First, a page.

Note that the platform can only support laptop and desktop, but not compatible with smartphones and tablets.

Take an Oath of Office

Take Oath of Office Vermont

The oath is an affirmation that you agree to assume the notary public’s duties and comply with the Vermont notary laws. You must complete the Official Oath/Affirmation form, where you take an oath and sign the form in the presence of a Vermont notary public.

The notary also needs to sign and affix a stamp on the form. Then you will log in to your account, and upload the notarized Oath of Office form.

Submit the online notary public commission application

Submit the online notary public commission application Vermont

Most of the application questions are pretty strict forward—for example, your name, business address, background info. It’s better to check that the name on the application will be the same as when you are notarizing documents.

There is a $15 application fee.

Keep in mind that you must complete the Oath of Office form before submitting the online application. Also, the Office no longer accepts paper applications. Everything must be completed online.

Step 6: Review the notary commission

Reviewing the Vermont Notary Commission Certificate

Typically speaking, their processing time is 3-5 business days after they receive the application. Then you can log in to the OPR’s Online Services Platform to check the status.

Once it is approved, you can download the notary public commission certificate. You should review and make sure all the details on the certificate are correct. (e.g., your name, county of residence, term of commission).

If not, you need to notify the Office asap.

Step 7: Get a notary stamp

Vermont Notary Stamp

Although a notary is not required to use an official stamp in Vermont, it is a helpful business tool that ensures you won’t leave out any required details. It indicates the signing agent as an impartial witness and helps to prevent fraudulent acts.

You may purchase the notary stamp from office supplies store. Its design must comply with the regulatory rules.

For example, it must contains the following:

  • Your name exactly as it appears on the commission
  • Your commission number (This is also called credential number)
  • Jurisdiction

The stamp’s image must be sharp and legible printed so that it can be reproduced under photographic methods.

Here’s a sample of the Notary Stamp:

Vermont Notary Stamp Samples

Source: This is a screenshot of the Vermont Secretary of State’s website – Stamps & Certificates

Step 8: Maintain a notary journal

Vermont notary business journal

Maintaining a good record of your notary acts is an essential part of good business practice in Vermont. It could serve as proof that you have taken reasonable steps to identify the signer of a document.

If your journal is maintained in a physical format, you should have one bounded with numbered pages. You may find it at stationery, office supply stores, or through notary associations.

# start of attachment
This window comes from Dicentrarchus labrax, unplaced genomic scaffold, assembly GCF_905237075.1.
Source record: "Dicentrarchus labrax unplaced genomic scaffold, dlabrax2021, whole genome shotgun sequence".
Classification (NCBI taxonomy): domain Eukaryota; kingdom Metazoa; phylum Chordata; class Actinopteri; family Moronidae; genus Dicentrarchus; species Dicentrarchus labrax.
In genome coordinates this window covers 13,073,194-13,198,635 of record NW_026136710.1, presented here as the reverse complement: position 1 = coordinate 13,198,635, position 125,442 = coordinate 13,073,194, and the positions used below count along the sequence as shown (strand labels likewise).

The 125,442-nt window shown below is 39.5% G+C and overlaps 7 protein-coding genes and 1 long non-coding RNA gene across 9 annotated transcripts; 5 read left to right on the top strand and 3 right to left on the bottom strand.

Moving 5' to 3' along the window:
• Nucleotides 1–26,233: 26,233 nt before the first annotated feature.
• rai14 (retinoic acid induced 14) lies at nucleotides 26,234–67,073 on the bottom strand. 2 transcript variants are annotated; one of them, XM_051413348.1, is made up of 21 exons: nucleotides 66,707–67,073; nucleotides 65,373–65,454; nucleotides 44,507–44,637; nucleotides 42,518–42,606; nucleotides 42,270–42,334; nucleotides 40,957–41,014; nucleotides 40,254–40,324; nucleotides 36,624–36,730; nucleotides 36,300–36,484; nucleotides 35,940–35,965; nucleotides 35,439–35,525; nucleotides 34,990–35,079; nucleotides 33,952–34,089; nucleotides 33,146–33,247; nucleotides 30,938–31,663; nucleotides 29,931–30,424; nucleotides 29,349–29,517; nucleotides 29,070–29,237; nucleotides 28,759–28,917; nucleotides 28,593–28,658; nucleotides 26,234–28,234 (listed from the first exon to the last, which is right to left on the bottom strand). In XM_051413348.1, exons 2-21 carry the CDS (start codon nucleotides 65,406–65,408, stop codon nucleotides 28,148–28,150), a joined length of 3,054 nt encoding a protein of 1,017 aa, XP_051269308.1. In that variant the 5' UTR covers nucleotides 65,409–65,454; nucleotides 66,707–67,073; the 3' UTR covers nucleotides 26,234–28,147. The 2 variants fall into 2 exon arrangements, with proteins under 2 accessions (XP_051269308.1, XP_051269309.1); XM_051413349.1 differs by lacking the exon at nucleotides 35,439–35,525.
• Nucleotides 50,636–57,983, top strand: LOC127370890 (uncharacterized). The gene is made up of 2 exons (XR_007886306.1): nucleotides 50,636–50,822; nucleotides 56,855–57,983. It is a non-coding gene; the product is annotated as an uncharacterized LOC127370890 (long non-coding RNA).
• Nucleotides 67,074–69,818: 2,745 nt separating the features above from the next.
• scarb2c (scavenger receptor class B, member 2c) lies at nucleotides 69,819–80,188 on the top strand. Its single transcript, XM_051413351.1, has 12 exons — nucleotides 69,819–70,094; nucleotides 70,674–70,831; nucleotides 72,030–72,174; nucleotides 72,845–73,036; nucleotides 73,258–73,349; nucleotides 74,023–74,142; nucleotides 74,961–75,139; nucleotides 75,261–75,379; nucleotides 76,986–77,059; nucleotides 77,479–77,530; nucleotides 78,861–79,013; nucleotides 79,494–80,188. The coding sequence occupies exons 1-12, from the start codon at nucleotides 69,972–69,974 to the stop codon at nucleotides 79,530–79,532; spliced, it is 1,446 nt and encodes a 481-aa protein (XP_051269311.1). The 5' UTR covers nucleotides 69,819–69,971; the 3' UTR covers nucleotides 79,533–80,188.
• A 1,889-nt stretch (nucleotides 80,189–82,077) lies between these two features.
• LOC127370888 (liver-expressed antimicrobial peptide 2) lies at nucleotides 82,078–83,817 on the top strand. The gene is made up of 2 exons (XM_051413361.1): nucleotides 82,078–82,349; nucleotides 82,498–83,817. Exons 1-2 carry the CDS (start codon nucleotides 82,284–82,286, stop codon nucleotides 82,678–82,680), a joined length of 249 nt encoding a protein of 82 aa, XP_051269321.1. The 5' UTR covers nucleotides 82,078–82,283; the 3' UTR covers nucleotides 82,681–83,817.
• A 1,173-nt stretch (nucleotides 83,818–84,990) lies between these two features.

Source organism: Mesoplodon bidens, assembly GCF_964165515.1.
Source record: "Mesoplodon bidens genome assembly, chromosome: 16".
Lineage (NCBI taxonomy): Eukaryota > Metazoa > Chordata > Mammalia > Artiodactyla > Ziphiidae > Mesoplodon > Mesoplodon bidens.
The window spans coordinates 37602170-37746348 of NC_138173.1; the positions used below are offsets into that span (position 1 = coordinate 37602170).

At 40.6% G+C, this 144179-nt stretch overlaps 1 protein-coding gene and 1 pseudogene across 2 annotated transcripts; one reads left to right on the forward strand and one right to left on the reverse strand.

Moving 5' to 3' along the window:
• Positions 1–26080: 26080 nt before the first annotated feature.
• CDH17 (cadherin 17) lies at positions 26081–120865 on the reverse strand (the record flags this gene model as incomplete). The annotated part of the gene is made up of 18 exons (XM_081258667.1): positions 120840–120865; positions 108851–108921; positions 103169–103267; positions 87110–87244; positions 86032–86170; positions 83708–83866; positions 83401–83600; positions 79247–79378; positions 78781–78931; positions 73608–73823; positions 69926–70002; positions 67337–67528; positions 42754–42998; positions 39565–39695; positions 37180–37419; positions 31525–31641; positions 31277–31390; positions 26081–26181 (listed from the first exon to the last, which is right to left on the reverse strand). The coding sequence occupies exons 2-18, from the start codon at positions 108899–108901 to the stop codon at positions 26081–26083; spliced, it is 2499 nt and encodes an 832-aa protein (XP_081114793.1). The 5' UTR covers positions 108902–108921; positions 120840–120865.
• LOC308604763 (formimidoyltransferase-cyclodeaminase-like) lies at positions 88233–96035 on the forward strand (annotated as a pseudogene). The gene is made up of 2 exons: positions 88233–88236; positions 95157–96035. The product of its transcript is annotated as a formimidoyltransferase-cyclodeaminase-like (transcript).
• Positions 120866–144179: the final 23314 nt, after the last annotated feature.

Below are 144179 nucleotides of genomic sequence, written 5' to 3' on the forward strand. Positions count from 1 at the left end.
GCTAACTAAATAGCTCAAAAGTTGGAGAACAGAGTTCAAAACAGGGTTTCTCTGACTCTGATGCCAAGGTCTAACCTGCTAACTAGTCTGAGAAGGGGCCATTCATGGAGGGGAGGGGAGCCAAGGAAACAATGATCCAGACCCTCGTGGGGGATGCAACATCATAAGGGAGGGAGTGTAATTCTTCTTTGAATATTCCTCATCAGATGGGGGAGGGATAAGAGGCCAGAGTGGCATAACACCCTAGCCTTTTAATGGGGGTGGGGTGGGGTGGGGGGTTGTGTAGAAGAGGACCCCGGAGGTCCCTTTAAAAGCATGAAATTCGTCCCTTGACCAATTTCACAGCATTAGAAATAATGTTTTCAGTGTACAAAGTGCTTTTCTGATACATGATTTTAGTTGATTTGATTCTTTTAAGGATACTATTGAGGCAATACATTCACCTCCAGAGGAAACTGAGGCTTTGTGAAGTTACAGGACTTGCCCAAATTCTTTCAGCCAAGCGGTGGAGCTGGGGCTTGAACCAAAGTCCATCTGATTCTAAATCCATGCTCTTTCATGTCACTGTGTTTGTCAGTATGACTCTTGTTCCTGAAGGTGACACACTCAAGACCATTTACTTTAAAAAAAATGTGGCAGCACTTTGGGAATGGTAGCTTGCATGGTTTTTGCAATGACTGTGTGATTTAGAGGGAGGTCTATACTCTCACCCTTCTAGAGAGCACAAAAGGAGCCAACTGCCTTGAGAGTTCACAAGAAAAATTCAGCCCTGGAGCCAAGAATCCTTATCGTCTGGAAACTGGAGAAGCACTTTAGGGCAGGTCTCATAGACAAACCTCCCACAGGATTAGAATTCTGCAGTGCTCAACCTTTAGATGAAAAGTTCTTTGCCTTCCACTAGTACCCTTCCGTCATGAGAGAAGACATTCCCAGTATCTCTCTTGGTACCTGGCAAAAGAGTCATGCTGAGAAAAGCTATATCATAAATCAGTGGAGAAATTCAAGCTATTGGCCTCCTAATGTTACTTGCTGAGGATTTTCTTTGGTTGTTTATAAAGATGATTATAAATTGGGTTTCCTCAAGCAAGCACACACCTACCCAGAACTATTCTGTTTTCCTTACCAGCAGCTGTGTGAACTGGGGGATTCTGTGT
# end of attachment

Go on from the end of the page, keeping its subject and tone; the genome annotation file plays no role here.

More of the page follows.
Whereas for a journal in an electronic format, it needs to be a permanent, tamper-evident. Make sure that it is complying with the rules of the Vermont Secretary of State.

In the notary journal, you may consider recording the following items in each entry:

  • What is the the date of the notarial act performed?
  • What is the notarial act?
  • The identifying information of the signer
  • Other details which you believe would be useful when referring to this notarization

Step 9: Keep up with notarial best practice

Continuing education is critical to being a notary signing agent. Rules and regulations would change over time. Also, there will be new technology to advance your business practice. A good way is to take high-quality courses from a trusted provider.

Learn to earn as a Loan Signing Agent

Without sufficient income, you are just doing it as a hobby and not a real business. The first step you should take is to learn how to build a “PROFITABLE” notarial practice.

But this could take years of trial and error in coming up with a feasible strategy. Rather than reinventing the wheel, a MUCH better way is to learn from someone who has done it before successfully.

Mark Wills is a top-notch coach for notary signing agents. He developed the Loan Signing System (LSS) training program, where many of his students have achieved massive success. Some can earn great money as a side-gig, where some are earning over six-figures every year.

You may click here to check out his training program. (**)

Advance your credential by becoming an NNA Certified Notary Signing Agent

The National Notary Association (NNA) is one of the largest associations and most recognizable for notaries. They provide regular updates, training and networking events to the members.

Getting the NNA Certified status can show to title and escrow companies that you are maintaining a high standard as a signing agent. Thus, strengthen their trust and confidence in your signing services.